WAP study shows that American consumers are becoming more aware of pig welfare

Across different incomes, genders, age or race, many regular pork buying Americans (defined as those who purchase pork at least 2-3 times per month) find the use of gestation crates on pregnant pigs (66 percent) and the practice of tailing docking on piglets (53 percent) objectionable.

These findings, and other key sentiments, are from a recent survey of over 2,000 US adults conducted by The Harris Poll on behalf of World Animal Protection, a global animal welfare non-profit organisation, and farmed animal welfare non-profit, Crate Free Illinois. The survey examined opinions and buying behaviours around common practices used by pork producers and showed concern around farmed animal welfare runs high and is not limited to one type of buyer.

According to the survey, gestation crates are seen as unacceptable by two-thirds of Americans (66 percent), and a strong majority (73 percent) are more likely to buy pork products from companies committed to ending their use than from one that is not.

Tail docking is also seen as unacceptable by just over half (56 percent) of Americans, and 62 percent of Americans think retailers and restaurants have a responsibility to ensure the cutting of piglet tails is not done by their pork producers.

These findings sound a cautionary alarm to retailers that they can better serve their pork customers, and improve brand perception, by committing now to end the use of gestation crates and tail docking.

“In fact, a majority of regular pork buyers are more likely to change buying behaviour based on a company’s commitments. The pork industry has continued to fight unsuccessfully against the protections for pigs set by Proposition 12 in California. But this survey clearly shows that demand for stronger protections is not unique to California or any one region; the country as a whole will no longer accept these cruel practices.”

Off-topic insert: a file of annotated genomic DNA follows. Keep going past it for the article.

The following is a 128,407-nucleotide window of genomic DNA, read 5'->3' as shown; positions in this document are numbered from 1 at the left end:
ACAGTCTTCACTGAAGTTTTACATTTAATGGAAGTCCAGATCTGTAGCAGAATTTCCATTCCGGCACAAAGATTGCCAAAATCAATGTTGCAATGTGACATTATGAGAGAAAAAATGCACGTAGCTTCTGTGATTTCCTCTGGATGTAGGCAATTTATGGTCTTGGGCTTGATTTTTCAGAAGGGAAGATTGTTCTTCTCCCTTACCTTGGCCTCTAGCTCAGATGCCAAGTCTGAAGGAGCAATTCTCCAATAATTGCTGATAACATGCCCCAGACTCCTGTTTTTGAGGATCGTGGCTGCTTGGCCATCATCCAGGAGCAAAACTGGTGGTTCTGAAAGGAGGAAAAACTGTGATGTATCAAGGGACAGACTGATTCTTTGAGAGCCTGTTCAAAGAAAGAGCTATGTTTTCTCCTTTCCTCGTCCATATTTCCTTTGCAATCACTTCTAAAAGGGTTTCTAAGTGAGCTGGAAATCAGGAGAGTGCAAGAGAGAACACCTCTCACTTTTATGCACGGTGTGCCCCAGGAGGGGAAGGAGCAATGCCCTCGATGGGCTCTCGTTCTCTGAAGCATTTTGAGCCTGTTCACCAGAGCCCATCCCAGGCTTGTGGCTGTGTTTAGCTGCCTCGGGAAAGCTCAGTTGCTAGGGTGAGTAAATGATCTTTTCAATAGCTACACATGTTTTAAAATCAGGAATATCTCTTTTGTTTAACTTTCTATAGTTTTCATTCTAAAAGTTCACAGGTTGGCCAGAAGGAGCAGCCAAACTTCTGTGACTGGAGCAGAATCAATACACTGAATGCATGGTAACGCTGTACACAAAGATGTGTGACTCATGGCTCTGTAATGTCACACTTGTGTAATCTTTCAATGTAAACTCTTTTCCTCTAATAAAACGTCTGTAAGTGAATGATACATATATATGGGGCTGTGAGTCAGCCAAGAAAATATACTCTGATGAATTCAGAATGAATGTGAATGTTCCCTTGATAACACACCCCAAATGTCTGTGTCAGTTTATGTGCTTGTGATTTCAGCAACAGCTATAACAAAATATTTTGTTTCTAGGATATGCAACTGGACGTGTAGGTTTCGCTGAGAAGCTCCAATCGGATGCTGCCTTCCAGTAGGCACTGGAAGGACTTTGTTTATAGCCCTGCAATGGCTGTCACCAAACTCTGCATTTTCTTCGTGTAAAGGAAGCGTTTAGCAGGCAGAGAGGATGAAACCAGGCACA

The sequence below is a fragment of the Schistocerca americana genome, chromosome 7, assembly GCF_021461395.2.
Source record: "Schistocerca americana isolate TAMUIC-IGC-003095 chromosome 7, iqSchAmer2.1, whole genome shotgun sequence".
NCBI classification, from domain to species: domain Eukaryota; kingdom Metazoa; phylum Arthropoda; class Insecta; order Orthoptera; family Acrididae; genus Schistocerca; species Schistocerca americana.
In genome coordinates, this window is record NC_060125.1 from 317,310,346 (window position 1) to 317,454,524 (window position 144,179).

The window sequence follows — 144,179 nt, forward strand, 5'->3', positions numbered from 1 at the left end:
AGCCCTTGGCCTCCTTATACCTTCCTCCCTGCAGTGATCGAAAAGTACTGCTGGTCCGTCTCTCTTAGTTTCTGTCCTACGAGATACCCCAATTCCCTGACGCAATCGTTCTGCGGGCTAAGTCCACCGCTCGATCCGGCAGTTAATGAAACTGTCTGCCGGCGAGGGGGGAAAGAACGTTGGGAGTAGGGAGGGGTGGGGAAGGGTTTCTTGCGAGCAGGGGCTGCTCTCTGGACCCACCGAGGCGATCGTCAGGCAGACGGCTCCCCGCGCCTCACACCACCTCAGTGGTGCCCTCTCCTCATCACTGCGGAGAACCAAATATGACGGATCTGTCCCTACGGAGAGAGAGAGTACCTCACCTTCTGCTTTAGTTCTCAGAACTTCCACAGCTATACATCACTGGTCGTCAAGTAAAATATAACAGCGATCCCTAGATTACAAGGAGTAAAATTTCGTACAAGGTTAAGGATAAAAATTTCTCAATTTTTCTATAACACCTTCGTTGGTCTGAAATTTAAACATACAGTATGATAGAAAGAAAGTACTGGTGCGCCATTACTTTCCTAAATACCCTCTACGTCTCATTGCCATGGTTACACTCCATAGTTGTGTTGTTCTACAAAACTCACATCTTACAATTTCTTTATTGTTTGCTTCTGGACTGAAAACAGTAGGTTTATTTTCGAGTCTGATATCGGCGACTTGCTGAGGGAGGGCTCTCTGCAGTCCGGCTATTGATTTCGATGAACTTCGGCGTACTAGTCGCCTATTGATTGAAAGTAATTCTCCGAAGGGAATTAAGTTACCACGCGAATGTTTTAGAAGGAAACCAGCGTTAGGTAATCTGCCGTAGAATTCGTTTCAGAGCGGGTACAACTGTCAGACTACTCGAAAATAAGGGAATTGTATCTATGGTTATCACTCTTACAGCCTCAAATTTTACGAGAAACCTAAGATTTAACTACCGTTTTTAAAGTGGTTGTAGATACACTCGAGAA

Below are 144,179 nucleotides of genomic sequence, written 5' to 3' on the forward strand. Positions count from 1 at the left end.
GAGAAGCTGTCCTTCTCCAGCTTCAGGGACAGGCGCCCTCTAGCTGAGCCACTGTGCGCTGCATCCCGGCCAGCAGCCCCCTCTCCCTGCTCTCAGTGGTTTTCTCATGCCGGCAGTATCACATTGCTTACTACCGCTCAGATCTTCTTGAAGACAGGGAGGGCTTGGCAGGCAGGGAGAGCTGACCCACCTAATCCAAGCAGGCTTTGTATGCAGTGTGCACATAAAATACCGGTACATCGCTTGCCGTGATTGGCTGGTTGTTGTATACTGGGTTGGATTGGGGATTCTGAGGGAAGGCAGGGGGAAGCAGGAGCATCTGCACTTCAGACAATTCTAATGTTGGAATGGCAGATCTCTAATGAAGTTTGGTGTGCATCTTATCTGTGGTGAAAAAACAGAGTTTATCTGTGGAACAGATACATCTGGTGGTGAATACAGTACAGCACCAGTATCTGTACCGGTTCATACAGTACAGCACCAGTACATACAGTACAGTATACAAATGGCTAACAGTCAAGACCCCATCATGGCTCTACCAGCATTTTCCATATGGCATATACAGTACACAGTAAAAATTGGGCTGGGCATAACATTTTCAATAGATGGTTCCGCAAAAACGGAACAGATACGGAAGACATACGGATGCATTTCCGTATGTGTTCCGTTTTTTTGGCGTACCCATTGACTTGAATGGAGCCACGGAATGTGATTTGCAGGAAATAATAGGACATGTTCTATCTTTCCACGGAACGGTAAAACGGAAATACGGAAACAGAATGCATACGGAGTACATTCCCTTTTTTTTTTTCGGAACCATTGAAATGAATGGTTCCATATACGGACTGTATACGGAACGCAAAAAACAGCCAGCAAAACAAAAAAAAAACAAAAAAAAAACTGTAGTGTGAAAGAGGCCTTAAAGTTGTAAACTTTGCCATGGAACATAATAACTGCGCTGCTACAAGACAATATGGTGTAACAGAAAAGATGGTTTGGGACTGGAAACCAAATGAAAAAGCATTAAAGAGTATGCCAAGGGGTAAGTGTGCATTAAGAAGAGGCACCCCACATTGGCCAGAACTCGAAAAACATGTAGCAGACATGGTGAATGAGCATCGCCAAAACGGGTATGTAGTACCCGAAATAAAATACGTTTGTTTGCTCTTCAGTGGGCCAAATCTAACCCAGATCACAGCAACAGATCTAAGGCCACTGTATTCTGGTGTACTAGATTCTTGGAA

"This survey teaches us that the desire for more humanely raised pork products is important to shoppers across many income levels and backgrounds, and they're willing to change their buying behaviour accordingly," said Jessica Chipkin, Founder and President of Crate Free Illinois.

"This is an important learning for the cost-conscious retailers who are slow to commit to ending these practices because they feel it is not relevant for their customer base. We've long felt that eating more humanely raised products should not be a privilege reserved for higher income groups. Hopefully, these findings motivate more retailers to mandate their pork suppliers meet higher animal welfare standards."